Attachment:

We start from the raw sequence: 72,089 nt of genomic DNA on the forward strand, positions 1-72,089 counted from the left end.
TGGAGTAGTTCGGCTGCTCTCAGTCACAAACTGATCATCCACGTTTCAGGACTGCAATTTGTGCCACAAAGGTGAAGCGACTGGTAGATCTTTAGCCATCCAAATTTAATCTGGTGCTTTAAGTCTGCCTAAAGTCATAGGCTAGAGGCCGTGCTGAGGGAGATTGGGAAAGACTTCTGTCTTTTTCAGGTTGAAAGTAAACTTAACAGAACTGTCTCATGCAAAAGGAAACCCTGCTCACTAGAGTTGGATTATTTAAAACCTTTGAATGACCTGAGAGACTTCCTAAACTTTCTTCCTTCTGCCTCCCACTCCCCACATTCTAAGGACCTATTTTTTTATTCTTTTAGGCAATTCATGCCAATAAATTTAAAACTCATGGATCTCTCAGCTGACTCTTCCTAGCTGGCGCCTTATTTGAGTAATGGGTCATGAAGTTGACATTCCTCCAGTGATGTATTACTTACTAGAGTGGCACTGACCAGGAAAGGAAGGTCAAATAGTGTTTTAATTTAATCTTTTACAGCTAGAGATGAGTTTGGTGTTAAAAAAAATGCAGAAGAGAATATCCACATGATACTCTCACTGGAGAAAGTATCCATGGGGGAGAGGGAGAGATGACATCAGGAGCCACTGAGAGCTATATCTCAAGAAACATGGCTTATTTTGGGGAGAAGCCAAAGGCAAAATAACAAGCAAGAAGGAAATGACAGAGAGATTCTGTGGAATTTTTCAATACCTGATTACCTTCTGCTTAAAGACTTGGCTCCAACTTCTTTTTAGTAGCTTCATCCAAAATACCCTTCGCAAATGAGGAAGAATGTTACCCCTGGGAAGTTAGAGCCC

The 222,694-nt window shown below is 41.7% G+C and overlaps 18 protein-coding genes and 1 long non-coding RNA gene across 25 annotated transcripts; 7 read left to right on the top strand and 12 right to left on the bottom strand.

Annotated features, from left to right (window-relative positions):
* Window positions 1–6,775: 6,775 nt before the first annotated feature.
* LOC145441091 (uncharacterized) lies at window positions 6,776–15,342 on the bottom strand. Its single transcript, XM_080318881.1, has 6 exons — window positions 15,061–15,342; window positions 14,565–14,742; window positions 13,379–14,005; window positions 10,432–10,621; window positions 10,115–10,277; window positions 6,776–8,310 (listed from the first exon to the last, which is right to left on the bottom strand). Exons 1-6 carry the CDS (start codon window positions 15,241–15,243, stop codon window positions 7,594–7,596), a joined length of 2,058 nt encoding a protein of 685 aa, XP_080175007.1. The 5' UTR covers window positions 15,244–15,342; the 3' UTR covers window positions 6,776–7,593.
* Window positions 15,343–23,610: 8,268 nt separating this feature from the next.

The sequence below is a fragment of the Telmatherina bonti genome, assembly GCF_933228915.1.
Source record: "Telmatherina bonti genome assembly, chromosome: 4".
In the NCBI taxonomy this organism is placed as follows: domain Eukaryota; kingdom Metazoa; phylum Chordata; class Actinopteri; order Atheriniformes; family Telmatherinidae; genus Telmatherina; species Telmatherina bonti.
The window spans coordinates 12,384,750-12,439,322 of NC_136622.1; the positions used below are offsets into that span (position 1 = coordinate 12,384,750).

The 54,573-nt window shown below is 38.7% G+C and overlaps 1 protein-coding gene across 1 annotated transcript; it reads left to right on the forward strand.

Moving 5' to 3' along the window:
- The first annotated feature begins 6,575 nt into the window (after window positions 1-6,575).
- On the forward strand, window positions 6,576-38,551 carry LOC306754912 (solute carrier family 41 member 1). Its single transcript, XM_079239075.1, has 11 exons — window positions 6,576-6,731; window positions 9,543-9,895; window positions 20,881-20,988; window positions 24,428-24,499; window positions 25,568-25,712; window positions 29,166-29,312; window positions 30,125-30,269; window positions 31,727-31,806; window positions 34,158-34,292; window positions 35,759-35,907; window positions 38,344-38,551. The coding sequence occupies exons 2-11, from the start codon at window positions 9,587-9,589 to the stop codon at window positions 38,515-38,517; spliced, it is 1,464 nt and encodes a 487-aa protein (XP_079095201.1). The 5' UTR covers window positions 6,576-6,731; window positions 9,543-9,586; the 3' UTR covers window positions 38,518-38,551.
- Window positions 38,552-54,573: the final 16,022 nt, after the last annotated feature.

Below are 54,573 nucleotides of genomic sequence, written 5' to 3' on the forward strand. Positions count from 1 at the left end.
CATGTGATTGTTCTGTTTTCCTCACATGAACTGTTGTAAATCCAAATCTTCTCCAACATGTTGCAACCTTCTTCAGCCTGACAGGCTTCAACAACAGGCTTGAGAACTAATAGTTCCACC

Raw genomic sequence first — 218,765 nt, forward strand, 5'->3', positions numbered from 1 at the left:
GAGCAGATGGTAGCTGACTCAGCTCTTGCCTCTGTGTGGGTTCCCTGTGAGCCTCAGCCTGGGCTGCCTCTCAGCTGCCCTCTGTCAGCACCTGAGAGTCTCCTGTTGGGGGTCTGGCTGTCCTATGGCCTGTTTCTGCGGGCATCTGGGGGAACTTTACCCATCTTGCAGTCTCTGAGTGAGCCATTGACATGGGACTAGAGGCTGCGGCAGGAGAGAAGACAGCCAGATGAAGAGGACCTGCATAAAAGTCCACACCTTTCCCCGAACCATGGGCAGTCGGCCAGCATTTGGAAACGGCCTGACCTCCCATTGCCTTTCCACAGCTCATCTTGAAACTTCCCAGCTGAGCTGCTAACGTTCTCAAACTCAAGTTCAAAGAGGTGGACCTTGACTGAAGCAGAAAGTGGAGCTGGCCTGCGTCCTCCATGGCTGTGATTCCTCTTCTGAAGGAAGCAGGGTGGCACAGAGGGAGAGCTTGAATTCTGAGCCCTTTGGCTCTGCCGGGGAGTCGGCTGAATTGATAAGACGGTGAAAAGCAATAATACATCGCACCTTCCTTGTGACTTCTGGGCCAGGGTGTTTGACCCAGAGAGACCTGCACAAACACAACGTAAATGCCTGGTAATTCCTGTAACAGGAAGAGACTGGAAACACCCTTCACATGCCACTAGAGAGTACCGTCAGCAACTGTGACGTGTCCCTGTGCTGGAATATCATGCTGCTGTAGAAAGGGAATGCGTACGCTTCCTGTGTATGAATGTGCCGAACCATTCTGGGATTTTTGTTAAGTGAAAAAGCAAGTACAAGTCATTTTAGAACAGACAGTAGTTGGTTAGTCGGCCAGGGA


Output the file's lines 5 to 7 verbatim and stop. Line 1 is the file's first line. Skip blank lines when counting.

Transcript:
* Window positions 1–6,775: 6,775 nt before the first annotated feature.
* LOC145441091 (uncharacterized) lies at window positions 6,776–15,342 on the bottom strand. Its single transcript, XM_080318881.1, has 6 exons — window positions 15,061–15,342; window positions 14,565–14,742; window positions 13,379–14,005; window positions 10,432–10,621; window positions 10,115–10,277; window positions 6,776–8,310 (listed from the first exon to the last, which is right to left on the bottom strand). Exons 1-6 carry the CDS (start codon window positions 15,241–15,243, stop codon window positions 7,594–7,596), a joined length of 2,058 nt encoding a protein of 685 aa, XP_080175007.1. The 5' UTR covers window positions 15,244–15,342; the 3' UTR covers window positions 6,776–7,593.
* Window positions 15,343–23,610: 8,268 nt separating this feature from the next.